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How to conduct different types of legal research

As a law student, commencing legal research immediately feels like your emotions are on trial. Let's start with the denial that you must begin the assignment immediately, or even if you do- where do you start? You have a vague idea of what parts of the statute you want to interpret, and you've brushed up on how to approach your legal essay. But what about the mechanics of your research? For once, you're more invested in Google turning up results about something that isn't a cat obsessed with ciabatta bread.


Legal research is crucial for law students, lawyers and other legal professionals. It is essential to success in legal studies and throughout professional careers. There are several reasons why developing your legal research skills is so important. Because there is too much legislation and case law for you to learn all of them at law school, it is often hard enough to remember what we did three months ago. Let alone two or three years ago. Another reason why legal research is essential is that what you learn in law school or your years as a lawyer can easily change and become outdated or superseded. For example, the Competition and Consumer Act 2010 (Cth) has three volumes and is nearly 700 pages; to date, there have been approximately 50 amending laws. Legal problem-solving and research enable you to learn about new areas of the law and stay current throughout your studies and career.


What is legal research?

Legal research is many things. Essentially, research is about critical

interrogation. It requires a careful search for relevant questions and appropriate answers. It is a dynamic and iterative process. Since practitioners use legal research, it is considered a professional rather than an academic exercise. The type of legal research conducted by legal practitioners or law students (when facing legal problem-solving exercises, exams and assignments) is doctrinal research.


Doctrinal research seeks to apply the relevant law to the facts of a problem. For example, it “provides a systematic exposition of the rules governing a particular legal category, analyses the relationship between rules, explains areas of difficulty and predicts future developments”. This kind of research, for example, looks for precedent, examining the ratio and obiter of a case and finding ways to draw analogies or make distinctions between your “fact scenario” and the material your research uncovers.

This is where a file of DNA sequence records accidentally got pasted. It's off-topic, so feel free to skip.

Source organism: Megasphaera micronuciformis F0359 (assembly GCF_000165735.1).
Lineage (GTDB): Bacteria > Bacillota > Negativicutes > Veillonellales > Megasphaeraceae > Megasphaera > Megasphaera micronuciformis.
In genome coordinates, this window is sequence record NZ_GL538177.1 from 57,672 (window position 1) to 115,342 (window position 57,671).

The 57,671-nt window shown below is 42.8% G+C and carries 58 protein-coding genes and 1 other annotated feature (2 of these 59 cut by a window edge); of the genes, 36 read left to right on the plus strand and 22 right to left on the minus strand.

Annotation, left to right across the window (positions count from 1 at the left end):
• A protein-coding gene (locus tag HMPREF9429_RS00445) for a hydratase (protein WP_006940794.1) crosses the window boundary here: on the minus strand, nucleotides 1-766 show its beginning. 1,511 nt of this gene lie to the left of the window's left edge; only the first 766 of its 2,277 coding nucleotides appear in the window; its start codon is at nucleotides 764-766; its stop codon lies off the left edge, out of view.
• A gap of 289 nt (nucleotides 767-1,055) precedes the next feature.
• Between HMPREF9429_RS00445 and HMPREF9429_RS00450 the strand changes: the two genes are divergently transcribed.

Different types of legal research

Legal research is an essential part of the legal profession, as it helps lawyers and law students find the information they need to build strong cases and make informed decisions. There are many different methods of legal research, each with its advantages and disadvantages. In this article, we'll explore some of the most common forms of legal research.


Case Law

Case Law Research One of the most important legal research methods is case law research. This involves searching for and analysing past court cases that are relevant to the legal issue at hand. Case law research is crucial because it can provide precedent for future cases, helping lawyers and judges understand how similar cases have been decided. Several resources are available for case law research, including online databases such as LexisNexis, Westlaw, and Bloomberg Law. These databases allow users to search for cases by keyword, case name, jurisdiction, and other criteria.


Researching Statutes

Statutory research involves searching for and analysing the text of statutes, which are laws enacted by legislative bodies such as Congress or state legislatures. Statutory research is essential because statutes can override common law and provide specific guidance on legal issues. Statutory research can be done using online databases such as LexisNexis, Westlaw, or Austlii.


Secondary Sources

Secondary Sources Secondary sources are resources that analyse and interpret primary sources such as cases and statutes. Secondary sources can be helpful for providing context and background information on legal issues, as well as for identifying relevant primary sources. Secondary sources include legal treatises, law review articles, and legal encyclopedias. These sources can be found in print or online through LexisNexis, Westlaw, and HeinOnline.


In conclusion, legal research is an essential part of the legal profession, and many different methods are available for conducting research. By understanding and utilising these methods, lawyers and law students can find the information they need to build solid arguments and make informed decisions.

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